A small note on the page invited members to take a look at their website. It was called IGP: Ireland Genealogy Projects. Looking not much different than some GenWeb pages I’ve seen, the IGP landing page hyperlinks to a page for each of the Irish counties—including one for my current research interest, County Tipperary.

Of course, unlike those commercial giants of genealogical research, these collections are limited by what information is on hand to the participating volunteers—and by the number of volunteers willing to share what they’ve found. Just like GenWeb, some local pages are wonders of organization with a wealth of material to behold. Some are just annoyances eating up valuable research time for those who turn away, empty-handed.

I can’t say I was particularly successful in my own pursuits on this website. No specific Flannery or Tully hits, courtesy of their search bar. But I did find something that reminded me of another resource I’ll pursue, once I get to Ireland: local newspapers from the early 1800s.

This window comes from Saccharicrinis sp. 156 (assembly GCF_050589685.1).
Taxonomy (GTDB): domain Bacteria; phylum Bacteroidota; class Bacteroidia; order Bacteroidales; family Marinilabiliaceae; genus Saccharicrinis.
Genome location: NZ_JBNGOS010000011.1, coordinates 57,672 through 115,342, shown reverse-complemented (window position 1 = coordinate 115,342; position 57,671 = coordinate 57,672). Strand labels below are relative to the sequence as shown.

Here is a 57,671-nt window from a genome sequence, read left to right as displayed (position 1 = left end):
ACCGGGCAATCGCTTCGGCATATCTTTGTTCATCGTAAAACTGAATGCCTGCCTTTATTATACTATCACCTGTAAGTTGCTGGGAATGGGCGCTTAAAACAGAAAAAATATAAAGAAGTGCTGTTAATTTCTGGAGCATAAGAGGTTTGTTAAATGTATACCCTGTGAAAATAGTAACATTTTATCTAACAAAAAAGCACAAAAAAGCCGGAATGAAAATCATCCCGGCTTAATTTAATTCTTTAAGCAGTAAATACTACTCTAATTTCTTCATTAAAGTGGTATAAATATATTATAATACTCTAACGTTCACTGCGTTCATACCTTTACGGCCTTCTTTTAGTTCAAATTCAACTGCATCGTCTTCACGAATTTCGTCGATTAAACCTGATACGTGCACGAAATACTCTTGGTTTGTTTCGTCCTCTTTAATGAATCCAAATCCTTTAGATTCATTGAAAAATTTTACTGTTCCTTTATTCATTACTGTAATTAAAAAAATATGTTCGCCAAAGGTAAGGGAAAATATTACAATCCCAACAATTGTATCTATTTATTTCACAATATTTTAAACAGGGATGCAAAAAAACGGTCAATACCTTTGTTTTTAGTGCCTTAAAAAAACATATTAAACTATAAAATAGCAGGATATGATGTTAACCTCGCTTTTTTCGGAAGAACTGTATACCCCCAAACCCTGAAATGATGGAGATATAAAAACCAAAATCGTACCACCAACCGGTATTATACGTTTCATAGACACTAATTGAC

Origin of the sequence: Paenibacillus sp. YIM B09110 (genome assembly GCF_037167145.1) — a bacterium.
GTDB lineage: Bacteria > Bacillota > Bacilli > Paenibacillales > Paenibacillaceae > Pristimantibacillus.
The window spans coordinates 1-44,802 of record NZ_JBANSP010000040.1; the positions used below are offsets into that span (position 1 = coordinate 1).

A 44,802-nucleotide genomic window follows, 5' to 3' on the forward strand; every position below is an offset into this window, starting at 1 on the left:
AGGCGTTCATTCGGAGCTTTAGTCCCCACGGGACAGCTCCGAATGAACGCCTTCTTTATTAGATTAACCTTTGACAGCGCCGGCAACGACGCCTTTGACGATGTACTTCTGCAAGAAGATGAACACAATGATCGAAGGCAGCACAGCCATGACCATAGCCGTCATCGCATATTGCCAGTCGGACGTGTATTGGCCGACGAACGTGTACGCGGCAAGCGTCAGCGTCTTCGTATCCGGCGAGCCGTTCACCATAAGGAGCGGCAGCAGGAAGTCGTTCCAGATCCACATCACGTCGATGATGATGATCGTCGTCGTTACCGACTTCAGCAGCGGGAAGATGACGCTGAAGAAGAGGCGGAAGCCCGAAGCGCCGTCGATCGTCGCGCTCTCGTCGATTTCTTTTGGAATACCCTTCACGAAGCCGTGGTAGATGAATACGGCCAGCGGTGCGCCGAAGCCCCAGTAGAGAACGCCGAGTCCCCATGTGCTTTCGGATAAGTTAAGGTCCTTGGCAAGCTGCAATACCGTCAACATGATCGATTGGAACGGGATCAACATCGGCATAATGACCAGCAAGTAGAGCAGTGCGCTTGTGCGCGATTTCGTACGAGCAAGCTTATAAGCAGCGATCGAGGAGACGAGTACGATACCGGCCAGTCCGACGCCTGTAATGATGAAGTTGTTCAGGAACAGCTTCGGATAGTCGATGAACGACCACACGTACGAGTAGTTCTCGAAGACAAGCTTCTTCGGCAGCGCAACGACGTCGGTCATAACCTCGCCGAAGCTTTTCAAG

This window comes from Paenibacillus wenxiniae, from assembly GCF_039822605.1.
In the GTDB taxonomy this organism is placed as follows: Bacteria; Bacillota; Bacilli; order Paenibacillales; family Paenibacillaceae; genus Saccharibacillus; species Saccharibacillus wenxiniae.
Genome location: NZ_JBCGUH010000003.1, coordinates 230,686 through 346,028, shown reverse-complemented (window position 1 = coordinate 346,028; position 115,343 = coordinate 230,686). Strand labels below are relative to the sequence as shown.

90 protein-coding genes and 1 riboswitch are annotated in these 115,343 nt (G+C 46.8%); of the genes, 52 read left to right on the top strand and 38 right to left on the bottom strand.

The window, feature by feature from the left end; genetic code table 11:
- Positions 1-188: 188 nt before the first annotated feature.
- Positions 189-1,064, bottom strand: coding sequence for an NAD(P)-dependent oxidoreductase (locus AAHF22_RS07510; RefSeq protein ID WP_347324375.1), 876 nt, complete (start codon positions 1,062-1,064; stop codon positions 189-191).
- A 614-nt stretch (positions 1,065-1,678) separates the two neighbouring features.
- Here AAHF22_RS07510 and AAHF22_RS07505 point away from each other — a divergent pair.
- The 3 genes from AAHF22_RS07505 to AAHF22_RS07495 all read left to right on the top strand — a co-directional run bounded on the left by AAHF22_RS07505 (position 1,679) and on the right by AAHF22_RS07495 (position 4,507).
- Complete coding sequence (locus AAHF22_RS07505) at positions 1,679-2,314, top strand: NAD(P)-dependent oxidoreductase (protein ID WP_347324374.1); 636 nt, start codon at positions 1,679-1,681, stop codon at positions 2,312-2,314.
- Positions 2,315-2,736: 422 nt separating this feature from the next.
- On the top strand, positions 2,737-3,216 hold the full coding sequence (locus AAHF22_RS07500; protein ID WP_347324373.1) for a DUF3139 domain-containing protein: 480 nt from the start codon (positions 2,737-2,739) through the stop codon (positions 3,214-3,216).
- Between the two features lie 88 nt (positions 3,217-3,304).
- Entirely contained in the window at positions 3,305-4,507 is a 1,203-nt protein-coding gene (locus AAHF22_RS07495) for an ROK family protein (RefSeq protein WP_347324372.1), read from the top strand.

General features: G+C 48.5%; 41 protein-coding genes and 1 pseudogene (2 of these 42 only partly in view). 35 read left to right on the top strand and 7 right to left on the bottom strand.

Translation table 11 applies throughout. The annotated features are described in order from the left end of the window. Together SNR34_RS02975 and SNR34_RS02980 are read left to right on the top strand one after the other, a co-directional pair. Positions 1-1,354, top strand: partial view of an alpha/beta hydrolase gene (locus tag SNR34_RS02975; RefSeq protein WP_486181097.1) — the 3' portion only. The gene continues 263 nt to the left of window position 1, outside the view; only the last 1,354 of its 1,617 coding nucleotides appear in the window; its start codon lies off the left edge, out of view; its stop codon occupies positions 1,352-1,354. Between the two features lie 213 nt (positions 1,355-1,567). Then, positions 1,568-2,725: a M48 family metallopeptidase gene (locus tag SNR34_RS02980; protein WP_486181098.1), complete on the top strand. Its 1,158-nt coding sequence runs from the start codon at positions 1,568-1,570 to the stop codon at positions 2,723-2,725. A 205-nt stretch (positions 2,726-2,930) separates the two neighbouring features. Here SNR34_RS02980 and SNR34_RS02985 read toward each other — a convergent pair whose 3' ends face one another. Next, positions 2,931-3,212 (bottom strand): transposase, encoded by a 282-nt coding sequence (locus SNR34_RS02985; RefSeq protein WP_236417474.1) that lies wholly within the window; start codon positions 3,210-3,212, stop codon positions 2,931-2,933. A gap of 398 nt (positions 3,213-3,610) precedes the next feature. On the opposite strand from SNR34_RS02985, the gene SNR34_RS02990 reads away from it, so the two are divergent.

In IGP’s case, someone on the County Tipperary page had taken the time to transcribe entries from some very old newspapers. One page did turn out to have a report mentioning the Tully surname, although I can’t say it was anyone related to our line.

The curious snippet from this time machine read,
Stephen Tully, aged eleven, fair-haired inclined to curl, smooth-faced with cut on forehead. Wearing dark brown frock coat, cloth ap, and cord trousers, strayed from his father’s house. Thos Tully, Mountslat, Killenaule, on Friday 13th. He left Marlfield on Sunday last and crossed the Work-house Bridge, it is supposed, with the intention of making his way to Kerry for the purpose of going to school. Police please look out for him.

It was an advertisement appearing in the Tipperary Free Press dated Wednesday, October 18, 1837, that told the tale of someone’s Tully ancestor in the midst of family troubles. Since the announcement included the name Thomas Tully, it caught my eye, as our John Tully’s brother Patrick had, on his Ballina baptismal record, the name of a Thomas Tully listed as his sponsor.

Curious, I checked out that particular Thomas Tully on Griffith’s Valuation, and sure enough, there was a Thomas listed in the townlands of “Monslatt.” Was he close enough to our Tullys in the townland of Tountinna? Hard to say. Now, by car, it would take an hour’s drive to travel the distance. Perhaps that would remove this Tully from the realm of family possibilities.